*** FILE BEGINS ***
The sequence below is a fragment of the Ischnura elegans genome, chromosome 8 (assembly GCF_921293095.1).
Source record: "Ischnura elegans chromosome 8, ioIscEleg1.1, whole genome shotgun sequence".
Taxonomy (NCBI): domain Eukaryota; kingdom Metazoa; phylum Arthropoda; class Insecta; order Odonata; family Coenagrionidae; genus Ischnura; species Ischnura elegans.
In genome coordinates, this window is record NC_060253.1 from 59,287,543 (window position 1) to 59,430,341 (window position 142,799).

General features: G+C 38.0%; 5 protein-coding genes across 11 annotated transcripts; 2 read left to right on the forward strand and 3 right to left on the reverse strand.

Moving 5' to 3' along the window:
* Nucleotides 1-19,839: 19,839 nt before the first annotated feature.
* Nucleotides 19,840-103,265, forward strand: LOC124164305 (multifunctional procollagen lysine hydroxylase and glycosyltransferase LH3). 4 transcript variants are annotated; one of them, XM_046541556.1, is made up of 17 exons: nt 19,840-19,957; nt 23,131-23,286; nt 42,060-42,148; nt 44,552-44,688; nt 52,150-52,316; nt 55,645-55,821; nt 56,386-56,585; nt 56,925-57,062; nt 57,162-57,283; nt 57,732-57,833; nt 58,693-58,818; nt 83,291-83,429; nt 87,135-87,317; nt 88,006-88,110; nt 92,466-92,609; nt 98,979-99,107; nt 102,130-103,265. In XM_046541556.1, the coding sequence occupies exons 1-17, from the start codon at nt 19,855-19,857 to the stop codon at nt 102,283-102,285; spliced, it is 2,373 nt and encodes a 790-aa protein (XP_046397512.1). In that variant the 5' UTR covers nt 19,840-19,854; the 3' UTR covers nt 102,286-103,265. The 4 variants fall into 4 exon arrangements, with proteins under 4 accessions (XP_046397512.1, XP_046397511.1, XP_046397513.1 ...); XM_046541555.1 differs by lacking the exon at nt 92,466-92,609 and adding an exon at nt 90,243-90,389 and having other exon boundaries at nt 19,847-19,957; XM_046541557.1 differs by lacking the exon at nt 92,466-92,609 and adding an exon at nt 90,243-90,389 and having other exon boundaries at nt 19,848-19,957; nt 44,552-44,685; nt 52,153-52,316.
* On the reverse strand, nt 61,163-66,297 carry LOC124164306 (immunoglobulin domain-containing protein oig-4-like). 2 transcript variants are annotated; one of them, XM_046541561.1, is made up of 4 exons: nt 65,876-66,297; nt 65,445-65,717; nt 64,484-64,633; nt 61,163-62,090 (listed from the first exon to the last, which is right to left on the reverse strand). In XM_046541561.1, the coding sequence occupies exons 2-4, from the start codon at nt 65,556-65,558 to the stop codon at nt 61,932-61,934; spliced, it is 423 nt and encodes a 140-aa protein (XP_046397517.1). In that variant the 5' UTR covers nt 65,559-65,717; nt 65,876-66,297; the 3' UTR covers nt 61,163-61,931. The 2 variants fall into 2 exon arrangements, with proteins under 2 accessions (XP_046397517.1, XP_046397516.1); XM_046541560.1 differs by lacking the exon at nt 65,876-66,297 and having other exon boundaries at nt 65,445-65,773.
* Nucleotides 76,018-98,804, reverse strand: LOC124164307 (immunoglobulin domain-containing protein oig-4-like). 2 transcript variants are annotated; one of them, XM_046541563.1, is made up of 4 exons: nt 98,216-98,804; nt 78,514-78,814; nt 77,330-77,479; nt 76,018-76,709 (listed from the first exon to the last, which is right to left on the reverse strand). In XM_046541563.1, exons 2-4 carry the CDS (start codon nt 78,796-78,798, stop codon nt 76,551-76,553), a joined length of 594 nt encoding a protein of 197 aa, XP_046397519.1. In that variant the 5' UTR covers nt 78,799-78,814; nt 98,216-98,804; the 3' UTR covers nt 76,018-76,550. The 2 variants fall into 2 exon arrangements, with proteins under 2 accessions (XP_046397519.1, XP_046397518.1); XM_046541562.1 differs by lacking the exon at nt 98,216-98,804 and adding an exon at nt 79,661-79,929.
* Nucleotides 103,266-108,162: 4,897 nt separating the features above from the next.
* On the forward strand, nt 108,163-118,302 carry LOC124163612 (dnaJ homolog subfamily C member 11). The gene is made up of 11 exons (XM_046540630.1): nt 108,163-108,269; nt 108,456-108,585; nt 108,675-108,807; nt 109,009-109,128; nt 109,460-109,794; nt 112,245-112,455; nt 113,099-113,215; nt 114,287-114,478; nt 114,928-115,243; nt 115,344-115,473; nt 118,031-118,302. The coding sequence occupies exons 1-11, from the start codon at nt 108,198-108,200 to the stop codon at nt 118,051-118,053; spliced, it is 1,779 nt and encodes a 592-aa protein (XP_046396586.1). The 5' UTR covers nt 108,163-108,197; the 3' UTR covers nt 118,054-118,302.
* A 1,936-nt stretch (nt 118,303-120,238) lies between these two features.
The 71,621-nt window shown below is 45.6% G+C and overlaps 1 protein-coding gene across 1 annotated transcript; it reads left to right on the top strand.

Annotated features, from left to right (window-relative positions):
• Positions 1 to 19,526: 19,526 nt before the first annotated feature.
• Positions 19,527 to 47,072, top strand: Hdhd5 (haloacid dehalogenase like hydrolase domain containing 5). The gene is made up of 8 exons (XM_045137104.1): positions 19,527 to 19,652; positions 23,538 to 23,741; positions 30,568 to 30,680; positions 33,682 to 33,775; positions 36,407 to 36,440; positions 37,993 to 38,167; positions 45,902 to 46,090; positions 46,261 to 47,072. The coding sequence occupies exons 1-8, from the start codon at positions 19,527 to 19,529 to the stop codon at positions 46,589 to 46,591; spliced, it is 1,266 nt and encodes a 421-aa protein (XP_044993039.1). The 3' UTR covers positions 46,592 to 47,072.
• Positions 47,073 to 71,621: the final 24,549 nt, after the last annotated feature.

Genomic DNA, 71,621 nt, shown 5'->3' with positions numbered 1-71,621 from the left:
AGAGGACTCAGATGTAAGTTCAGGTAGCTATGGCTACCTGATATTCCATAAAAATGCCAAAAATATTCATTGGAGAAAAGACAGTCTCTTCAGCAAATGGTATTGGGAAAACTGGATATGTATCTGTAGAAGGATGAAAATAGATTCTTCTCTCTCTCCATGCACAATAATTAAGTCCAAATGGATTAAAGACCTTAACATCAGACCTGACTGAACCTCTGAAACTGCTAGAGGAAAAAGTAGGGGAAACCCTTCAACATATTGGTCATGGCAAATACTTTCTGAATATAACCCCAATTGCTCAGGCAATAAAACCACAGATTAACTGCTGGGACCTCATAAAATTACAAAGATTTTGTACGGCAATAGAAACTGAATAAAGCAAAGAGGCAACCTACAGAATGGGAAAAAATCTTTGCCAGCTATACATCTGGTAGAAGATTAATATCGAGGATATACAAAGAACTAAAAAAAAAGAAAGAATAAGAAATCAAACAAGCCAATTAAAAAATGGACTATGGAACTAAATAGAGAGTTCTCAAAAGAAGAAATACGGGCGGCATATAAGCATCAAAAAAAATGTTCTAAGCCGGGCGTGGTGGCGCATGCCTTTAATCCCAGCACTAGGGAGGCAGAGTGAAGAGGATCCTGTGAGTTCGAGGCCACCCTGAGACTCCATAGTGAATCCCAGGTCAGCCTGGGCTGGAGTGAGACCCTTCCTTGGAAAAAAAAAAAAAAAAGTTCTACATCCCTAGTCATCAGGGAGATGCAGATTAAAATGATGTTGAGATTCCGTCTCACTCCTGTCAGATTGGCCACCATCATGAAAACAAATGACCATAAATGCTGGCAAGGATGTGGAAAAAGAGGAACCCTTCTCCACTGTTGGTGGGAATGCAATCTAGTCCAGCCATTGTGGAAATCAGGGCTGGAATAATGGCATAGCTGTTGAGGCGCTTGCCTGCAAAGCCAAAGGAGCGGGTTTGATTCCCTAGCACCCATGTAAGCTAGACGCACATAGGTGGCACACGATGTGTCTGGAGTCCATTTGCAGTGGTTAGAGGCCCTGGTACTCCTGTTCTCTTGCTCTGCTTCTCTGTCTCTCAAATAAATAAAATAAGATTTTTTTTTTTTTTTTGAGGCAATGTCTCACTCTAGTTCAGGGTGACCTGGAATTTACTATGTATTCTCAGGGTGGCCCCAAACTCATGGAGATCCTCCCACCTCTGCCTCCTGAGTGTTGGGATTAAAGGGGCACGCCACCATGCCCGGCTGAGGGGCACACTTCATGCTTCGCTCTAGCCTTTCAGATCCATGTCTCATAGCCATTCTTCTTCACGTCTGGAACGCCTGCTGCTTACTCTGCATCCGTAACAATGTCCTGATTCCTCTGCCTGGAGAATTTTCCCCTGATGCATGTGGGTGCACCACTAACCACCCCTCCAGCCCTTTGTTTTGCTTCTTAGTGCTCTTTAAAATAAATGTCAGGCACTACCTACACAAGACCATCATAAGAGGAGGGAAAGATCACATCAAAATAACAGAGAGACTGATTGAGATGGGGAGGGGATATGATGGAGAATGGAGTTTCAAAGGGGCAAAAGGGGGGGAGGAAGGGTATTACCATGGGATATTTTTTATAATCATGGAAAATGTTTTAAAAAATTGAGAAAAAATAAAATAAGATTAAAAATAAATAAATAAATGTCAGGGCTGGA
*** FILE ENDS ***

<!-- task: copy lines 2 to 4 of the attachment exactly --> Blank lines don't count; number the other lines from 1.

Source record: "Ischnura elegans chromosome 8, ioIscEleg1.1, whole genome shotgun sequence".
Taxonomy (NCBI): domain Eukaryota; kingdom Metazoa; phylum Arthropoda; class Insecta; order Odonata; family Coenagrionidae; genus Ischnura; species Ischnura elegans.
In genome coordinates, this window is record NC_060253.1 from 59,287,543 (window position 1) to 59,430,341 (window position 142,799).